Have You Talked to Your Teens About Drugs?
It’s still Summertime, when your teen may be more likely to try drugs for the first time. Here’s how to prepare–and educate–kids to resist the temptation.
Many teens may go back to school this fall having tried drugs for the first time, according to a new study. Yet, adults can help children develop street smarts.
“Parents and educators who are concerned about their kids need to educate them year-round about potential risks associated with drug use, but special emphasis appears to be needed before or during summer months when rates of initiation increase,” says Joseph J. Palamar, associate professor at NYU School of Medicine, in a statement. Palamar was the senior investigator of the study that appeared July 23 in Journal of General Internal Medicine.
Gleaning data collected from the National Survey on Drug Use and Health between 2011 and 2017, the study focused on 394,415 adolescents between the ages of 12 and college age.
Researchers found that 34% of recent LSD “initiates,” (first-time users), tried the drug in the summer. Meanwhile, 30% of marijuana, 30% of ecstasy (also known as Molly or MDMA), and 28% of cocaine use started in the summer. But why?
Reasons for the seasonal spike include more unstructured time and the growing popularity of outdoor music dance festivals where drug use is common. The study’s authors write, “Using a drug for the first time can place individuals at unique risk as new initiates may be unfamiliar with drug effects.”
Teen drug-related deaths, like those that have occurred at Insomniac’s Electric Daisy Carnival and Electric Zoo at New York’s Randall’s Island, often involved combinations of dehydration, exhaustion, heat, improper dosage, and alcohol.
A recent Australian inquest found the majority of festival-goers use drugs infrequently, attending festivals once or twice a year. While the focus of the inquest was MDMA, which can enhance the communal experience, alcohol was found to be the drug most associated with problematic rates of use.
Music dance events occur throughout the year, not just the summer, says Mitchell Gomez, executive director of DanceSafe, a harm-reduction organization for the electronic music community. The nonprofit, founded in 1998 in San Francisco, targets festival-goers, most of whom are teens and college age, like the ones in the aforementioned NYU study.
MDMA makes users feel fearless and loving, which is why the drug has been helpful in treating patients with PTSD in combination with therapy. Lasting three to five hours, the drug offers a pleasurable experience that makes kids want to call their parents “way too many times to thank them for giving birth to them,” Gomez says.
Problems arise with a “black market system” that makes it difficult to trust a product’s true ingredients, Gomez says. Novice users need to be skeptical.
Unlike over-the-counter medications like aspirin, unregulated drugs may be “misrepresented,” Gomez explains. Dealers don’t have to be truthful about their wares that could contain heroin or fentanyl, a dangerously addictive opioid. What’s sold as LSD, for example, may be something less expensive, possibly more benign or more toxic. Cocaine often contains other harmful stimulants.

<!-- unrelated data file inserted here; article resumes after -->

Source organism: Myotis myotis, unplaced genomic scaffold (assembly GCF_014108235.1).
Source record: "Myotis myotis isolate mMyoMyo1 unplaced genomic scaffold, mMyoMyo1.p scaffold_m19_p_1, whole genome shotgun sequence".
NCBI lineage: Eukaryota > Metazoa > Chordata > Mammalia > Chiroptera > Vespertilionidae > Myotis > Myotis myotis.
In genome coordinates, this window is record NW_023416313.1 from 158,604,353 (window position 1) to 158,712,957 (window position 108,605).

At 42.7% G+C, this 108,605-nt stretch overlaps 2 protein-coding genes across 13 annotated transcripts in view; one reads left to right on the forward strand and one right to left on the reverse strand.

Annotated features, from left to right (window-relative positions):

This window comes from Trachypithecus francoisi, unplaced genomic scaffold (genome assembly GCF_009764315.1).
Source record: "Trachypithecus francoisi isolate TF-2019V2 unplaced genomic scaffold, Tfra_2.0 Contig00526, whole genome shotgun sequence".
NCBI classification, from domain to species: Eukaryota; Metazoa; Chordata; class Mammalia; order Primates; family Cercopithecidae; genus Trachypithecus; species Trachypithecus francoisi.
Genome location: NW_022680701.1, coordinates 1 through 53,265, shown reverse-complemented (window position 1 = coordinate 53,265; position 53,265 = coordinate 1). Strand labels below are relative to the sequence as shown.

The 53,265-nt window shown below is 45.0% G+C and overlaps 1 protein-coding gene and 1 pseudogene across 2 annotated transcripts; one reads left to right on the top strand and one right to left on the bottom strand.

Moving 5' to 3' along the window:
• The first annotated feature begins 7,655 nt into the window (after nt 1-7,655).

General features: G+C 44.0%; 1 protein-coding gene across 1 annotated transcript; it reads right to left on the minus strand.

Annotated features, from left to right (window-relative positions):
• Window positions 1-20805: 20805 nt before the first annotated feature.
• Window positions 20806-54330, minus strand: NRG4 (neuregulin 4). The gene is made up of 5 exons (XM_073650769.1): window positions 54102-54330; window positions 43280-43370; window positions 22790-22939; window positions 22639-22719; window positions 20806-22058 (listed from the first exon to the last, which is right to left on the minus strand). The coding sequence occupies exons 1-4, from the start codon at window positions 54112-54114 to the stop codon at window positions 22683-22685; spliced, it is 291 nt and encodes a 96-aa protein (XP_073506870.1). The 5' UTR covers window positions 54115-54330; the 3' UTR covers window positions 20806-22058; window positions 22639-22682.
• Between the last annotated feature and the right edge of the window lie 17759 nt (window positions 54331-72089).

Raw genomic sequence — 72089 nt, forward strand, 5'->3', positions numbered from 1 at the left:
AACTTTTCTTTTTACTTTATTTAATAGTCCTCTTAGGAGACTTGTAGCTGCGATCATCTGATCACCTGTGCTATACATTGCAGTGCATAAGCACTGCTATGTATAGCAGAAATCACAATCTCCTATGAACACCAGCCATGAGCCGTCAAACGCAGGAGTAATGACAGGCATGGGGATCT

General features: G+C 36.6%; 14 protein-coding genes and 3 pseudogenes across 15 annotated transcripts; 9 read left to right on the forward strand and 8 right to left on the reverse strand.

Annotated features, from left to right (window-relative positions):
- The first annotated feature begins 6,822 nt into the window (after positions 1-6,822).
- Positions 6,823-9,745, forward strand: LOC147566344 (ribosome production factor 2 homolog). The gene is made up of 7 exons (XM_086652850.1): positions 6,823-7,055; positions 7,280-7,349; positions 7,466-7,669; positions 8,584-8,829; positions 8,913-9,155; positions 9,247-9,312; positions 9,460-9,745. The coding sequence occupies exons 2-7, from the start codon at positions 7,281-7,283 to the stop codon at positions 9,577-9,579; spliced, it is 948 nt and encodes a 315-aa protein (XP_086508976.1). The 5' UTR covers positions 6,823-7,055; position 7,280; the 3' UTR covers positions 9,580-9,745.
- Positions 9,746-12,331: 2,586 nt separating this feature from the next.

DanceSafe provides on-site drug counseling and pill testing, usually in tents near vender areas or medical facilities—if the team is allowed to set up at all. Some venue owners worry such services could be seen as condoning drugs, but Gomez believes his work mitigates tragedy through “basic public health principles.”
“I care about how many kids die or have to be hospitalized or medically transported,” he says. “We tell them that the only way to be safe with a capital ‘S’ is to completely avoid drugs, but if they are going to use them, we offer safer solutions.”
Because MDMA increases the risk of heat stroke, Gomez recommends patrons take dance breaks and visit the misting tent to cool off. Water is also advised, although some MDMA users drink too much water and may experience “hyponatremia,” low sodium levels characterized by cramping, nausea, or seizures. Drinks with electrolytes can replace salt lost through perspiration and exertion.
Brian Licuanan, primary therapist at A Better Life Recovery in California, wants parents to develop compassionate action plans and avoid “freaking out.”
“If teenagers don’t feel seen and heard, they can have fear and shame and the need to cope in unhealthy ways,” he says.
Learn about their culture, and help them develop “confident energy” by encouraging strong posture and direct eye contact. Assertiveness doesn’t have to be aggressive.
“Sit down with all the kids and their parents before the event and do some role playing,” he says. “Don’t assume they know what they might be getting into. Ask detailed questions about the event. For example, ‘What would you do if someone offers you weed?’ or ‘What would you do if that person won’t back down?’”
Licuanan suggests teenagers adhere to a buddy system to create accountability. If they don’t stick to a drug-free pact for sober attendance, at least they can make informed decisions while watching each other’s backs.